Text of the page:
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ICE North East

Education

If you're thinking about a career in civil engineering, or would like to find out more about it, ICE is here to help.

We can give advice and guidance if you're wondering what subjects to study at school, college or university.

We also provide resources and support for teachers, and other people looking to promote civil engineering.

ICE North East has a wide range of materials for people living in the region and working with local schools and colleges.

Looking for inspiring resources to use in school?

We have a range of multimedia resources for teachers, careers advisers, parents, and volunteer ICE ambassadors.

So if you want an activity for a class or club – something hands-on, that's tried and tested – you'll find it here. We also have PowerPoint presentations, videos, careers information and useful links to lots more.

Education & resources

Tomorrow's Engineers logo

ICE also works with Tomorrow's Engineers, which provides clear information on careers in engineering.

The Tomorrow's Engineers careers materials:

  • Are mainly aimed 11 to 14 year olds
  • Show what young people can achieve by studying maths and physics
  • Tell you about the huge range of careers available in engineering
  • Explain the different ways to get an engineering career

Tomorrow's Engineers

In your region

Need help planning your lessons? Thinking about visiting a school?

We have a range of resources for teachers and those wanting to visit schools that help explain the role of civil engineering and inspire young learners.

Bridges to Schools

Watch pupils from the East Midlands take part in Bridges to Schools
 

Bridges to Schools is a fun activity that introduces young people to civil engineering and its contribution to society.

ICE North East uses a 13m cable stayed bridge kit which students build, walk across and deconstruct. It helps them learn about teamwork and the civil engineering that's involved in building bridges.

The overall aim of Bridges to Schools, which has been running in the North East since 2012, is to inspire and motivate younger students to take up a career in science or engineering field. Students are encouraged to improve their knowledge in physics, maths and other related subjects.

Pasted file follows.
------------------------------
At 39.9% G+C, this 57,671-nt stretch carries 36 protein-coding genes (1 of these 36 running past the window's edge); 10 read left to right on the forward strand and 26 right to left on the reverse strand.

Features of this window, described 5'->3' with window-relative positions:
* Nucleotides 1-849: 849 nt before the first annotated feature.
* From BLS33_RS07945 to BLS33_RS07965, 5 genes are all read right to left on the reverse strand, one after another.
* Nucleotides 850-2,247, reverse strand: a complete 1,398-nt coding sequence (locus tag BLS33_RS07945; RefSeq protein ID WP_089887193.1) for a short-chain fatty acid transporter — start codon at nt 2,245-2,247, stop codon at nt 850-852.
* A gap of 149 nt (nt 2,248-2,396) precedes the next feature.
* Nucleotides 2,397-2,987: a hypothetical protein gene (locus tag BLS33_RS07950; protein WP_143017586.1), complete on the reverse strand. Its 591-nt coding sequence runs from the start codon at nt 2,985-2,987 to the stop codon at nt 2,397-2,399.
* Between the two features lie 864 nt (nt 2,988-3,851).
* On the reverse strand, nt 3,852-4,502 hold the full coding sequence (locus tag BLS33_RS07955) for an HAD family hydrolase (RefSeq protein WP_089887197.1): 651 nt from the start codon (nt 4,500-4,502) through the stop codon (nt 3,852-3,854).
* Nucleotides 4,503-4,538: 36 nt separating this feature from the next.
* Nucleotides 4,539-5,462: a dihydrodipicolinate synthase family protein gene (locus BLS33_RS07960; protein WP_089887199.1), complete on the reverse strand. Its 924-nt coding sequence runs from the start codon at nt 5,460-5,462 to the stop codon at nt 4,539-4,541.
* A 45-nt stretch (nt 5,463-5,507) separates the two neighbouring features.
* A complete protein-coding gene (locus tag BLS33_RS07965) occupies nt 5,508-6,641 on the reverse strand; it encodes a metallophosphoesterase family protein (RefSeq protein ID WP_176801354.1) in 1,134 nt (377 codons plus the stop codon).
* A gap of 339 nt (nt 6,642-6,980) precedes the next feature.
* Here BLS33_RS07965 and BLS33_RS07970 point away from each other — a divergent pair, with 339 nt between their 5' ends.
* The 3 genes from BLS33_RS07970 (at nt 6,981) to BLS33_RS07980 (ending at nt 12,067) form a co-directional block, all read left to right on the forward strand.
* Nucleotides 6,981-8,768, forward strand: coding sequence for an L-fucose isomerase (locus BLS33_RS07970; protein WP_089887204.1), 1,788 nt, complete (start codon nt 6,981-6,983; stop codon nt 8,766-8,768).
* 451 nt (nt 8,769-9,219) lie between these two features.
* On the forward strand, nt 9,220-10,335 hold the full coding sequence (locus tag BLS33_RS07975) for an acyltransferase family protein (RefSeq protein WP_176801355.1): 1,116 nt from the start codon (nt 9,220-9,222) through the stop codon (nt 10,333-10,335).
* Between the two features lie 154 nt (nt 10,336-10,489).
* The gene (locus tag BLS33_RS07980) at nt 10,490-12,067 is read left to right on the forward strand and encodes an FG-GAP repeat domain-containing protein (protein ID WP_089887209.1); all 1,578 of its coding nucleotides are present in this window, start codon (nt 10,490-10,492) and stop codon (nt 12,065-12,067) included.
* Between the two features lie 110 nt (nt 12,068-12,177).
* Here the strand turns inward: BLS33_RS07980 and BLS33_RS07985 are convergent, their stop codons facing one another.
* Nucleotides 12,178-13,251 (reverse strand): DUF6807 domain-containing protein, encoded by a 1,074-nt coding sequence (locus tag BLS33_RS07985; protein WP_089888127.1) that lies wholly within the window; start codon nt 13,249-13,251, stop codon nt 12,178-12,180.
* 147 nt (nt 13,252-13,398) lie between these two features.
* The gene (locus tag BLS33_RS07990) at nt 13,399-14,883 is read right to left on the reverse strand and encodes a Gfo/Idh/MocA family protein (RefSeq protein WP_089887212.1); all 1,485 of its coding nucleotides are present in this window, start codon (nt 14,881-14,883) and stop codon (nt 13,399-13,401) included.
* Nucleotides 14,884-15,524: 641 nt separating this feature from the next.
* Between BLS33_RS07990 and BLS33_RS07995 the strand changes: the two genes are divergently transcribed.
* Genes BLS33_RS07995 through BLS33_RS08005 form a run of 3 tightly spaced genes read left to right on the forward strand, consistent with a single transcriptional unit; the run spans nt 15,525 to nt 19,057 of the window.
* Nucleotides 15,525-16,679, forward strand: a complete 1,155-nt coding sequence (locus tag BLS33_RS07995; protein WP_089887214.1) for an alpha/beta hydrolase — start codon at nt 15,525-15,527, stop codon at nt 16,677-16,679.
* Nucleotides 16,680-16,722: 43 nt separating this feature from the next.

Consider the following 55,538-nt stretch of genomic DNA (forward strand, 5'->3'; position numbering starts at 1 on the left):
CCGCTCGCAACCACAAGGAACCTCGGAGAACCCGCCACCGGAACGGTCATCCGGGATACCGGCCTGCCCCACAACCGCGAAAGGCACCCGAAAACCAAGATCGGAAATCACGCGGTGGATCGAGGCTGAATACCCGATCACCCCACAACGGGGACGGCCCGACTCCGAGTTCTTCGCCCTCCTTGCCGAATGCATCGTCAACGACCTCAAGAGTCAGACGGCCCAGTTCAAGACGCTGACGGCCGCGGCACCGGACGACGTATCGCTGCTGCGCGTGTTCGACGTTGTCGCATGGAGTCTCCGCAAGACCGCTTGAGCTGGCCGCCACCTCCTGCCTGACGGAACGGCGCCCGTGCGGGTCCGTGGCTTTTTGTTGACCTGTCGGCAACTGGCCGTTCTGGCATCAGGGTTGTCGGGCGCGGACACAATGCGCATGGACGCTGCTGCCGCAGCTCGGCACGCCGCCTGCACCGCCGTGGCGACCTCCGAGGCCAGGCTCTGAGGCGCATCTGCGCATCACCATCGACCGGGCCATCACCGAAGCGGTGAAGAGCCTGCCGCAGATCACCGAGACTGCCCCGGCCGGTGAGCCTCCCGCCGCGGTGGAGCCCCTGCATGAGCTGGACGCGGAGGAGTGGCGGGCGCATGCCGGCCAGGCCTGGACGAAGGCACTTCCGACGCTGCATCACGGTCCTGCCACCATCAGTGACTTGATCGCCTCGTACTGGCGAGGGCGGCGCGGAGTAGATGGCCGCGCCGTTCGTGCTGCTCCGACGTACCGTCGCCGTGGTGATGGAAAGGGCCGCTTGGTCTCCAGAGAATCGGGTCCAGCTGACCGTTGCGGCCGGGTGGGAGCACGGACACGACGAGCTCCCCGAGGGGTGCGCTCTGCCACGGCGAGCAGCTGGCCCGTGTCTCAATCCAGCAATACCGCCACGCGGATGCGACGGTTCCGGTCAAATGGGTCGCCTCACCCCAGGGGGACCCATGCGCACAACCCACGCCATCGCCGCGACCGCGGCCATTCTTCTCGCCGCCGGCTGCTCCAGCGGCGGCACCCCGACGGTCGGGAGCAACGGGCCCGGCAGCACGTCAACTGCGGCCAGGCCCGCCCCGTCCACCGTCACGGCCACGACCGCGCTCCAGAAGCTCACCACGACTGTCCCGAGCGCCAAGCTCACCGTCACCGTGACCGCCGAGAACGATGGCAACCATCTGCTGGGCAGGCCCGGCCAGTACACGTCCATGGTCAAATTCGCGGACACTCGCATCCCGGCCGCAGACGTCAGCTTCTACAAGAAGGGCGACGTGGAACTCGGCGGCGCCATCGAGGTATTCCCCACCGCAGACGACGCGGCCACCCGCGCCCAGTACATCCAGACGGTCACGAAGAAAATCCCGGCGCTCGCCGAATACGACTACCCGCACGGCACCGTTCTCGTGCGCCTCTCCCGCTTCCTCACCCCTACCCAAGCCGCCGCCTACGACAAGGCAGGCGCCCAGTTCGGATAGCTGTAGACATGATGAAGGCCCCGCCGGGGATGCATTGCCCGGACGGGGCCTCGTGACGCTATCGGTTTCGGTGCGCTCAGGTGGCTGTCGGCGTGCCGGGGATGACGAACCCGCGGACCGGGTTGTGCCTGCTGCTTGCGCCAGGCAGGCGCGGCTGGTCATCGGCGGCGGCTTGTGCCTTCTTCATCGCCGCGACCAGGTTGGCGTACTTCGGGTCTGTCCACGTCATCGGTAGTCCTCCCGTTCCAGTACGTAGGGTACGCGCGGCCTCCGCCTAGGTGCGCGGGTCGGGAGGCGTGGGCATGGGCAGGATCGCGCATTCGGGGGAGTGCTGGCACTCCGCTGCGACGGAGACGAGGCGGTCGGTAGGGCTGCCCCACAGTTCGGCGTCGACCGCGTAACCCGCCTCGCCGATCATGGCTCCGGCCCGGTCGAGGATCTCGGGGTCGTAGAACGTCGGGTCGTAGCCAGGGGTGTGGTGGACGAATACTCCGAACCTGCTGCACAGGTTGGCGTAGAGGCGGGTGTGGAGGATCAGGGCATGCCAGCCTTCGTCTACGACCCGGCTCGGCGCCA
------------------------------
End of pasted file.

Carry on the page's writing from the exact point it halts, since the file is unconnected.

Hosting Bridges to Schools

The bridge kit is normally kept in one location for a week and schools group together to arrange for their pupils to visit and take part in the activity.

To host the bridge you need a gym or hall that's 19m long, 2.5m high and has a flat surface. Vehicle access is needed as close as possible. It's very important that this space is available or the bridge won't fit.

If you're interested in hosting Bridges to Schools at your school please contact the ICE North East Regional Support Team for availability and pricing.

Suitable for: 8 - 11
Time required:1.5 hours

Paper bridges

Paper bridges exercise
Paper bridges exercise

This is a hands-on design, make and test activity. Pupils will use sheets of paper, masking tape and nuts and bolts, to create a bridge which is tested for strength.

The activity helps students to appreciate the role of civil engineers and provides a great understanding of the forces that need to be managed in order to build a safe structure.

Suitable for: Age 8 and up

Time required: Up to 2 hours

Other Resources

In addition the regional team have a Leaning tower of Pisa Kit, Giant Jenga Kits, Water Filtration Kits and access to a Balancing Bridges kit. Contact [email protected] to find out more.

Volunteering and STEM

Please note all volunteers must be STEM registered.

Find out more about becoming a STEM Ambassador | STEM.

Highlighting some of the projects in your region

We showcase projects across the region, promoting civil engineers' work in in the fields of transport, energy, water, flooding and waste.